Supporters say the key difference between proton therapy and conventional radiation, which uses X-rays, is the amount of healthy tissue it preserves around its target. Protons only destroy tissue at the tumor site whereas traditional radiation destroys everything in its path and beyond, leading to potential complications, they say.
For Alex, precision was crucial. Doctors worried that X-ray radiation would damage the boy’s hippocampus, the brain’s learning center, and his hypothalamus, which controls body function. That would have put him at risk for developing diabetes, cardiovascular problems and other complications.
Although the British government offers to pay for overseas proton treatments, the Barnes family skipped that process, fearing that Alex would die before his claim could be processed. As it stood, doctors only gave him a 25-40 percent chance of survival.
Local news coverage of the boy’s plight helped the family raise thousands of pounds for Alex’s treatment in America. Last September, the boy and his mother flew from their hometown of Fleckney to Jacksonville, where, as it happened, Rosalie went to high school and her parents still lived.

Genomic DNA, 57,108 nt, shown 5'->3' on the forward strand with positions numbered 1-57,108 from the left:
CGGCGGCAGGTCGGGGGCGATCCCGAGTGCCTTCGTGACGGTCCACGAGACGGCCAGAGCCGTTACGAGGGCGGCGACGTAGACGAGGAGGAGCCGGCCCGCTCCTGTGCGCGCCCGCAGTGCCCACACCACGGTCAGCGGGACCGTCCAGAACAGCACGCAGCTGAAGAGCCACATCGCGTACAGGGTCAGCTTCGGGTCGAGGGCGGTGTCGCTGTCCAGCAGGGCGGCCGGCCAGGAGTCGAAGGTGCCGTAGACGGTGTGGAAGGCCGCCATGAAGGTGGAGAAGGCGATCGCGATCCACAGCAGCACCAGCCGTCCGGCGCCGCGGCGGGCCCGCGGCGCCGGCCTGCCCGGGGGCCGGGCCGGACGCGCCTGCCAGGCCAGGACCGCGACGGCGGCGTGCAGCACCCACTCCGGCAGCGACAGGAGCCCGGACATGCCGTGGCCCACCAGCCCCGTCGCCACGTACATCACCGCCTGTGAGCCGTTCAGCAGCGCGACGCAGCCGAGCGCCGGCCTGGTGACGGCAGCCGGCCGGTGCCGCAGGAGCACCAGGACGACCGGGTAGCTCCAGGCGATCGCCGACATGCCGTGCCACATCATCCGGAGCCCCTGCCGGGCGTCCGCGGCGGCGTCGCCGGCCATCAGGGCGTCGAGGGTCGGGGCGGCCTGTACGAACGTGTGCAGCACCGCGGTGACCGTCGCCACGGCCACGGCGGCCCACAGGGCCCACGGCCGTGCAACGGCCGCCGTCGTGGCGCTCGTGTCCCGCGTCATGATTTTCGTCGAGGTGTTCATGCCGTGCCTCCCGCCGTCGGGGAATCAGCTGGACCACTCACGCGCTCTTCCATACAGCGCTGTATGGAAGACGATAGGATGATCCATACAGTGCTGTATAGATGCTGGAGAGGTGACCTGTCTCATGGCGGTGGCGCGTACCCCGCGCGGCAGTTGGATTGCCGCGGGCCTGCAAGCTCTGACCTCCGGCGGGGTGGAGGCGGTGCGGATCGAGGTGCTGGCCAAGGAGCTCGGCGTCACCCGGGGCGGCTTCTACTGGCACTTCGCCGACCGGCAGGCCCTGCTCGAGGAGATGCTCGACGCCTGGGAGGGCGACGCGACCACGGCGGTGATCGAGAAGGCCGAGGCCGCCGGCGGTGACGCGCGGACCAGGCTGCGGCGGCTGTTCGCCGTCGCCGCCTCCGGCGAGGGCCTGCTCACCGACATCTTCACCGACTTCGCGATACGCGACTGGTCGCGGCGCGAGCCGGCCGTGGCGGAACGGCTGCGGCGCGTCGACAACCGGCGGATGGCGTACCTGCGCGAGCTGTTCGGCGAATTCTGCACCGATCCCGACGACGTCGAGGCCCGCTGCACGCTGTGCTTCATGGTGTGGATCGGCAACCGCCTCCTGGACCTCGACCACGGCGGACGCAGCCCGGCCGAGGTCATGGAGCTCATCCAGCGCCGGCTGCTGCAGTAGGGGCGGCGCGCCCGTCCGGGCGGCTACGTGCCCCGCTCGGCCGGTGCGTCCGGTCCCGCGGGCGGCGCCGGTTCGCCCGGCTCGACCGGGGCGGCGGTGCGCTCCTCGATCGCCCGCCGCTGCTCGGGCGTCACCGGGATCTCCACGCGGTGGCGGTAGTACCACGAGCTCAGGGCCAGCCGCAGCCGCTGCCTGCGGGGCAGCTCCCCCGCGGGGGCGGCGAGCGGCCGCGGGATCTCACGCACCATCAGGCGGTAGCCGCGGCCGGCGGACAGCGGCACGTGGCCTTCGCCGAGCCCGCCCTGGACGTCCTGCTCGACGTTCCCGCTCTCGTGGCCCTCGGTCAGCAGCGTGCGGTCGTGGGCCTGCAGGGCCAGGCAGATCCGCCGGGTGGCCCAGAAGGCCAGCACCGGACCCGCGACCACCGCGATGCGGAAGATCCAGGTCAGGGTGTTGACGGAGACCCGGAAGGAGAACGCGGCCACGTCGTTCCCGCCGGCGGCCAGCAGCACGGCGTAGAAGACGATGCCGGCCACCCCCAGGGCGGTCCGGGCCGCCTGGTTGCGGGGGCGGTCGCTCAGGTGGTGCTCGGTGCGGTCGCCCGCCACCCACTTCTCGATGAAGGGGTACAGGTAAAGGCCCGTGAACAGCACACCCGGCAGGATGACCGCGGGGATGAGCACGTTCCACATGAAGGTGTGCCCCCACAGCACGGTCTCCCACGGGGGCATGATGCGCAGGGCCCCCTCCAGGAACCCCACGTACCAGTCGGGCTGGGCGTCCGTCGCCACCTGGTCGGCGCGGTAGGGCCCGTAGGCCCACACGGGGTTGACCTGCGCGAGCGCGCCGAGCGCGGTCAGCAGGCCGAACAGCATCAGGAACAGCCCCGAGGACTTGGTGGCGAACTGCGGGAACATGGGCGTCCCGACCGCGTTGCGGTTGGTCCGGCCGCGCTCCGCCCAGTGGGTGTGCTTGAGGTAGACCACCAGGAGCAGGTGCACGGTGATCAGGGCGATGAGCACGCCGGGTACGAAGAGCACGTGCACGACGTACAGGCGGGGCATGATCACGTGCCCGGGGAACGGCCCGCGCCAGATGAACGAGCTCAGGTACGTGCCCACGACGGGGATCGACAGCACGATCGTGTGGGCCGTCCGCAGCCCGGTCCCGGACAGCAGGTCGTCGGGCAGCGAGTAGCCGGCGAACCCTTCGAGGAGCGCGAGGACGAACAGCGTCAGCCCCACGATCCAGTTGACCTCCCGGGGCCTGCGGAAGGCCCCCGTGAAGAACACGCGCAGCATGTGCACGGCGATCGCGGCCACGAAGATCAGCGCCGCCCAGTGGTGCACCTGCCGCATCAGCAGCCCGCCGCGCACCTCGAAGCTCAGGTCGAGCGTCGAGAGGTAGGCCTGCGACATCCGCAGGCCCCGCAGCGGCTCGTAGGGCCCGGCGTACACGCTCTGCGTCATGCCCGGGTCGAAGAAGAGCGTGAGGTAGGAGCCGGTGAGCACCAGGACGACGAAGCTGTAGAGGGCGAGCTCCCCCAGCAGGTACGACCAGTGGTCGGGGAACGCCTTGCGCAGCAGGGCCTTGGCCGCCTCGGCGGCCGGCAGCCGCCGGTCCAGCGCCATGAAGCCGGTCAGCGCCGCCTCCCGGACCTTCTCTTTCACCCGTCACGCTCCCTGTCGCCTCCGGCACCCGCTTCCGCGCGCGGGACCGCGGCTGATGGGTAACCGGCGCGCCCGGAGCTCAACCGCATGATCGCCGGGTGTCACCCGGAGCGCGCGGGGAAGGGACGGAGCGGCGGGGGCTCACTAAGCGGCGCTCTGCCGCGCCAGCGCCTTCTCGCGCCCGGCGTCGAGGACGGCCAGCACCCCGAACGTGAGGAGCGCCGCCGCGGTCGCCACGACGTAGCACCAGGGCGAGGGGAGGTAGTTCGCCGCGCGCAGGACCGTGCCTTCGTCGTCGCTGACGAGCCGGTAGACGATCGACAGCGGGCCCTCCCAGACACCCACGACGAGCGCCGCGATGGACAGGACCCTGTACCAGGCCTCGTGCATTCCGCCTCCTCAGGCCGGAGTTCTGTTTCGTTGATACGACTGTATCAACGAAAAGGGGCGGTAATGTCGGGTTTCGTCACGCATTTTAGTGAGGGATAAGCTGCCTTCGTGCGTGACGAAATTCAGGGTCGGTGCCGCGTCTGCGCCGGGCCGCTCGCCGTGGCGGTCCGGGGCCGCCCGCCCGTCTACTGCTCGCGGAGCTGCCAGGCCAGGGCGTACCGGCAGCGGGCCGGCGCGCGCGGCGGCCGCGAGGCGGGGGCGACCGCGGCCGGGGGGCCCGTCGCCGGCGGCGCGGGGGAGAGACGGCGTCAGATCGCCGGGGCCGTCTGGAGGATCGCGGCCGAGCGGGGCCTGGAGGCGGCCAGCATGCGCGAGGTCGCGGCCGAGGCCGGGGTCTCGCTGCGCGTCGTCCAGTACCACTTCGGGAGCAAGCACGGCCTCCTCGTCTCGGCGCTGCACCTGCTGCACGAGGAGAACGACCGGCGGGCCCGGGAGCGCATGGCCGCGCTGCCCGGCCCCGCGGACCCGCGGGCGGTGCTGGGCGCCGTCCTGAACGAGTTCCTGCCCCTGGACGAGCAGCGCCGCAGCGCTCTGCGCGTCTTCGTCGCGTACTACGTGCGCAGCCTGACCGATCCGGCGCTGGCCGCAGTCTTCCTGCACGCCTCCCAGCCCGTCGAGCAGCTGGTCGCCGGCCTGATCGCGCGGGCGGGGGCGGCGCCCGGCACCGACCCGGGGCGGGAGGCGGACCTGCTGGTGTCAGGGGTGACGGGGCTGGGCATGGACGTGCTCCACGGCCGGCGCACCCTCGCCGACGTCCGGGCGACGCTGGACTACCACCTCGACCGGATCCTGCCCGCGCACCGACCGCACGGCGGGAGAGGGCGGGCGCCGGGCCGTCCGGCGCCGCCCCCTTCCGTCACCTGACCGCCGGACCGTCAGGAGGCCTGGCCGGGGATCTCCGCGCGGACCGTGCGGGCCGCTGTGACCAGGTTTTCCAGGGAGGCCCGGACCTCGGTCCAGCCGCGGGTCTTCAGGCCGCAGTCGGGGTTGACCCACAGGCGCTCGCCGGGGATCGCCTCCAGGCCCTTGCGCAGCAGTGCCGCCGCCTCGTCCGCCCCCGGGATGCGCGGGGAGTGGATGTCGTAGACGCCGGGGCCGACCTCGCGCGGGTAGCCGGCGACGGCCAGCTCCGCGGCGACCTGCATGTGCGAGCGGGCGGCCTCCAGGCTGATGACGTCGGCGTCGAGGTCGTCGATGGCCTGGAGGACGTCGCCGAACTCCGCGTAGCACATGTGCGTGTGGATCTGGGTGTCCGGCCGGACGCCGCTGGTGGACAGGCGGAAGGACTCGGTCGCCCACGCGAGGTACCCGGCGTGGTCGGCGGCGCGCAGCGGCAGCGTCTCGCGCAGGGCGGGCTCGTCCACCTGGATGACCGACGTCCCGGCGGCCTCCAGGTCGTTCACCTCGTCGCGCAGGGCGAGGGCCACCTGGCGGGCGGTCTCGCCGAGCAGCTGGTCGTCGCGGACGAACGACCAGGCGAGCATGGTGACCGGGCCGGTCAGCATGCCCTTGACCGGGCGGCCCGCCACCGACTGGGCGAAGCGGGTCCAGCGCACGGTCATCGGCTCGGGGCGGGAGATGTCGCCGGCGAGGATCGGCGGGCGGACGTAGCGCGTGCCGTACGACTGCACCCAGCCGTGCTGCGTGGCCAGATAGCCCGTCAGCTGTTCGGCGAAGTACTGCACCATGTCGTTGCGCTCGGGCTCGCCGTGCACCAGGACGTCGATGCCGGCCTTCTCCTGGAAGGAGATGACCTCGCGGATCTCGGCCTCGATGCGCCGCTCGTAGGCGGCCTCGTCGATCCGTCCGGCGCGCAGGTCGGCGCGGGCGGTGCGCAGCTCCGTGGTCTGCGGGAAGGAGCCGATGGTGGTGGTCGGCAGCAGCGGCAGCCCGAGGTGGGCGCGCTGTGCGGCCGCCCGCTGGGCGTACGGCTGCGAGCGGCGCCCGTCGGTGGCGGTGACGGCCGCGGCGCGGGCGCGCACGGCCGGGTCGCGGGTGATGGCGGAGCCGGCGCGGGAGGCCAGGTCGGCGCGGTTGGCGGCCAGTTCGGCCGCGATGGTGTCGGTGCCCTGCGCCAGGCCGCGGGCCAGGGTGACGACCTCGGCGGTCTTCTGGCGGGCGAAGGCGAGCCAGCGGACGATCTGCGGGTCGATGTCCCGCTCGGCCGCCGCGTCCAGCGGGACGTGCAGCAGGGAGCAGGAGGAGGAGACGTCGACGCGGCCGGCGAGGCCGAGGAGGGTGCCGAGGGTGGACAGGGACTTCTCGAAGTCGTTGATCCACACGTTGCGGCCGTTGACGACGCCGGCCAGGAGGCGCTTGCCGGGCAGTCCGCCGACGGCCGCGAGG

The boy, now 5, underwent surgery at Wolfson Children’s Hospital to remove a quarter-inch-long tumor in his brain. After a few weeks of healing, he crossed the St. Johns River for 33 proton therapy treatments.
In the e-mailed words of his mother, “Alex went straight back to school as soon as we returned home and he hasn’t missed a day since. His eyesight is perfect … and his hearing is sharp, too.”
Coverage of Alex’s story in the British press, coupled with Rosalie’s lobbying campaign, persuaded a contingent of British officials to visit the UF institute earlier this summer. The group spent most of their time quizzing the administrators about how they overcame the logistical hurdles to build the center, said Stuart Klein, the institute’s executive director.
The visit also led to a new partnership. Recently, British officials said they have selected Jacksonville as one of three sites worldwide where they will send proton therapy patients until their device is ready.
So, where will countries with national health programs send their patients for treatment when our medicine is socialized, too?